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R22 Tail Rotor blades pitch angle variation

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R22 Tail Rotor blades pitch angle variation

Old 10th Oct 2015, 16:31
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R22 Tail Rotor blades pitch angle variation

Hi,

I'm a french engineering student working on my final project dealing with the tail rotors of different aircrafts.

I would like to have the opinion of professionals (or people who knows the topic) about the mechanism of the pitch angle variation of the tail rotor blades on the Robinson R22 (from the pilot's spreader to the blade).

Does someone know the exact mechanism of this part of the aircraft ? Is is made with an addition of rods or anything else?

Thank you for your reply
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Old 10th Oct 2015, 18:37
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Hi Anto

The TR control system of the 22 is entirely push-pull rods, from the pedals all the way to the spider.

Inputs by the pilot are transmitted via a bell crank at the rear of the tail boom to the non-rotating portion of the TR pitch controller, which is attached to the rotating part in a similar manner to that of a swashplate for the MRH.

The rotating part has two pitch horns and pitch change links attached to the TRB, collectively changing their pitch to provide directional control about the normal axis.
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Old 10th Oct 2015, 19:14
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Hopefully this will help, from http://www.robinsonheli.com/manuals/

Maintenance manual;
P. 9.26C
http://www.robinsonheli.com/manuals/r22_mm/r22_mm_9.pdf

Illustrated parts catalogue;
P. 67.40
http://www.robinsonheli.com/manuals/...r22_ipc_67.pdf

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Old 11th Oct 2015, 09:35
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It's like the TR of a real helicopter, only smaller and not so well made
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Old 11th Oct 2015, 21:12
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Below the belt crab, but oh so true!
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Old 11th Oct 2015, 21:55
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And you know I have the scars to prove it - mental and professional, if not physical
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Old 12th Oct 2015, 02:11
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Frank knows more about tail rotors than most out there - that's why he put one on the top as well.
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Old 12th Oct 2015, 06:49
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It's like the TR of a real helicopter
Some real helicopters had cable operated tail rotors.
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Old 12th Oct 2015, 09:08
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Don't brand me as a dyed-in-the-wool Robbie lover just yet, but at least there's generally enough pedal when you need it in most conditions!
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Old 12th Oct 2015, 10:21
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RVDT
Now that is cruel
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Old 12th Oct 2015, 11:06
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Originally Posted by [email protected]
It's like the TR of a real helicopter, only smaller and not so well made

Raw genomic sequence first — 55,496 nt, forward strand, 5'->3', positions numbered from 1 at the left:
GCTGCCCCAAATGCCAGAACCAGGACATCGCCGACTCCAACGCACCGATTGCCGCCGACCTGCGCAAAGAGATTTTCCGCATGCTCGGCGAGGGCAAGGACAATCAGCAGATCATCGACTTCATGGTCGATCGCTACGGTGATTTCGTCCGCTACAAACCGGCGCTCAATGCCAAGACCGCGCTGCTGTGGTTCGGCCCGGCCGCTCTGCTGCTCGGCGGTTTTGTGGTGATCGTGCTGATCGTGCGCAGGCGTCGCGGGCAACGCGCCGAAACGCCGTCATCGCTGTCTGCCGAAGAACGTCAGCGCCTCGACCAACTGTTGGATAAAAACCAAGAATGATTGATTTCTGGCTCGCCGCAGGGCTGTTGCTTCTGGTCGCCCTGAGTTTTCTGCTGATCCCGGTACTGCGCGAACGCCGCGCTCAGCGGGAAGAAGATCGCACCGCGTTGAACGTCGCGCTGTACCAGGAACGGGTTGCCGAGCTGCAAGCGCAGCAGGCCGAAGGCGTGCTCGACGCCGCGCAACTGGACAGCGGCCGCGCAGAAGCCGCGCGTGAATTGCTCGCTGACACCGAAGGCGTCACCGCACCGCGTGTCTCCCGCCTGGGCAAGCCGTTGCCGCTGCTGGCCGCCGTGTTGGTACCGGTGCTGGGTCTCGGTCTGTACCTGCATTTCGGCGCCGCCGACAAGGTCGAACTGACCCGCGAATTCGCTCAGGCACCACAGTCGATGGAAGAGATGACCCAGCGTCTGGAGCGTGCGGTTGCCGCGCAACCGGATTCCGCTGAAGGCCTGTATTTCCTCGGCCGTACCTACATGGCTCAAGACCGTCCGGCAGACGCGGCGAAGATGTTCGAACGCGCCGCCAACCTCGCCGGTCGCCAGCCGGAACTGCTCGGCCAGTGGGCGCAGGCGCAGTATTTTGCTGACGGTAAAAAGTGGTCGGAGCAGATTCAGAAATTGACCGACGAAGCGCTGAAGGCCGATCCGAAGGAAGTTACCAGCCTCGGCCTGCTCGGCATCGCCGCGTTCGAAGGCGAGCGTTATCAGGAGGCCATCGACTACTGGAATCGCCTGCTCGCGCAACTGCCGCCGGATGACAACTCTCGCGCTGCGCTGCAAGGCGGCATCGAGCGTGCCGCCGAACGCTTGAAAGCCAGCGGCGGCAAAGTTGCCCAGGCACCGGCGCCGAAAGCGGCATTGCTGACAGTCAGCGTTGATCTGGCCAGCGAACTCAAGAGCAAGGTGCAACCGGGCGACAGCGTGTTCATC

The fact that the Illustrated Parts Catalogue ships with a packet of crayons is the clue ....
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Old 12th Oct 2015, 12:30
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....and yet it works so well.

Perhaps Anto, you should spend more time studying the TR of a Jetranger or a Gazelle? I'm no Robbie die hard, but nor a knocker, they serve their purpose in life. As a study Anto, it'll be good to look at the advances made to the R44 TR and then perhaps the R66 to see any improvements and why? Or just ask here for help on your thesis.

Cheers, FP.
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Old 13th Oct 2015, 21:25
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Thanks for all your answers, it helps me a lot

I have checked the IPC and the AMM to better understand the whole tail rotor pitch control and now its okay i get it.

In a brochure of Robinson company, they explain that there is no maintenance to perform on rods... Is it true? Even no preflight checks?

Because I'm still wondering whether state of spherical bearings in rod ends will be still good after many Flight Hours (wear...). What are your opinions on that point?

Sorry if my English is not so good but I'm really interested in that topic
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Old 14th Oct 2015, 08:16
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Yes, definitely preflight checks required on all the usual tail rotor elements - bolts and PAL nuts (the thin metal lock nuts they use all over the airframe), dings / nicks / corrosion / erosion on the blades, free movement of the pitch change mechanism, gearbox oil / security and lock wiring etc.

The spherical bearings in the pitch change links get worn and loose - there should be movement around the rod's long axis, but not much if any in any other directions when you hold the connecting bellcrank still. After a while they get too sloppy and can be first reversed and then replaced.
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Old 14th Oct 2015, 20:43
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What are the materials used to manufacture these rods ?

Regarding weight of the whole pitch control command, how heavy is it ?
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